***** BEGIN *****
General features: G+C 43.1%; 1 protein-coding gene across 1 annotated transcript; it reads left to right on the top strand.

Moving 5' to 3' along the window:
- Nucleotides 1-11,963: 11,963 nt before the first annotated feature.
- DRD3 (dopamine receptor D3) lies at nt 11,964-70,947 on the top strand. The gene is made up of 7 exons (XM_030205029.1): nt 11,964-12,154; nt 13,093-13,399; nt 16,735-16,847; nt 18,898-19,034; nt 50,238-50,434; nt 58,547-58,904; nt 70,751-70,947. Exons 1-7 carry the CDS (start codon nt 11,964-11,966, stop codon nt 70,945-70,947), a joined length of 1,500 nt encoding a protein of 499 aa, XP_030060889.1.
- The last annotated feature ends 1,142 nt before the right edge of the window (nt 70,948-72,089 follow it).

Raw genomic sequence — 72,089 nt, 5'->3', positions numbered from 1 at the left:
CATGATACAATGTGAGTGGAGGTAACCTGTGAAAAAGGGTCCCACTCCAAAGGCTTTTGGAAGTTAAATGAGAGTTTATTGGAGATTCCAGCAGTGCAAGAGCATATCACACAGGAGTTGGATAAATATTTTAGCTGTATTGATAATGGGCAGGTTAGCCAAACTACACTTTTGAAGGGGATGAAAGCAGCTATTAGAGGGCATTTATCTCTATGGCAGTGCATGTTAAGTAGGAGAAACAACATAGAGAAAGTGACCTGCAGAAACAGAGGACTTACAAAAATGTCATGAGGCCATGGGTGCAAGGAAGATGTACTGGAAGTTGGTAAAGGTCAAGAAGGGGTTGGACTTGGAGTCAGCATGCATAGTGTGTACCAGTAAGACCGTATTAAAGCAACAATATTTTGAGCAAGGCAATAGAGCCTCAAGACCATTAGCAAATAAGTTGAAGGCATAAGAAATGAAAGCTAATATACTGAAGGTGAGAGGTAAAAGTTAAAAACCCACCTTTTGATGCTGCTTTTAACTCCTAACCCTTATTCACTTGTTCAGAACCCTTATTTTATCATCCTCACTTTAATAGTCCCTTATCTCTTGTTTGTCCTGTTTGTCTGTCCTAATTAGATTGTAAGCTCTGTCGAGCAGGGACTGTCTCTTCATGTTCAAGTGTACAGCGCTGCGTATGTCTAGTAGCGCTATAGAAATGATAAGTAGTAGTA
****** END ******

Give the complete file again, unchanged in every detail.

General features: G+C 43.1%; 1 protein-coding gene across 1 annotated transcript; it reads left to right on the top strand.

Moving 5' to 3' along the window:
- Nucleotides 1-11,963: 11,963 nt before the first annotated feature.
- DRD3 (dopamine receptor D3) lies at nt 11,964-70,947 on the top strand. The gene is made up of 7 exons (XM_030205029.1): nt 11,964-12,154; nt 13,093-13,399; nt 16,735-16,847; nt 18,898-19,034; nt 50,238-50,434; nt 58,547-58,904; nt 70,751-70,947. Exons 1-7 carry the CDS (start codon nt 11,964-11,966, stop codon nt 70,945-70,947), a joined length of 1,500 nt encoding a protein of 499 aa, XP_030060889.1.
- The last annotated feature ends 1,142 nt before the right edge of the window (nt 70,948-72,089 follow it).

Raw genomic sequence — 72,089 nt, 5'->3', positions numbered from 1 at the left:
CATGATACAATGTGAGTGGAGGTAACCTGTGAAAAAGGGTCCCACTCCAAAGGCTTTTGGAAGTTAAATGAGAGTTTATTGGAGATTCCAGCAGTGCAAGAGCATATCACACAGGAGTTGGATAAATATTTTAGCTGTATTGATAATGGGCAGGTTAGCCAAACTACACTTTTGAAGGGGATGAAAGCAGCTATTAGAGGGCATTTATCTCTATGGCAGTGCATGTTAAGTAGGAGAAACAACATAGAGAAAGTGACCTGCAGAAACAGAGGACTTACAAAAATGTCATGAGGCCATGGGTGCAAGGAAGATGTACTGGAAGTTGGTAAAGGTCAAGAAGGGGTTGGACTTGGAGTCAGCATGCATAGTGTGTACCAGTAAGACCGTATTAAAGCAACAATATTTTGAGCAAGGCAATAGAGCCTCAAGACCATTAGCAAATAAGTTGAAGGCATAAGAAATGAAAGCTAATATACTGAAGGTGAGAGGTAAAAGTTAAAAACCCACCTTTTGATGCTGCTTTTAACTCCTAACCCTTATTCACTTGTTCAGAACCCTTATTTTATCATCCTCACTTTAATAGTCCCTTATCTCTTGTTTGTCCTGTTTGTCTGTCCTAATTAGATTGTAAGCTCTGTCGAGCAGGGACTGTCTCTTCATGTTCAAGTGTACAGCGCTGCGTATGTCTAGTAGCGCTATAGAAATGATAAGTAGTAGTA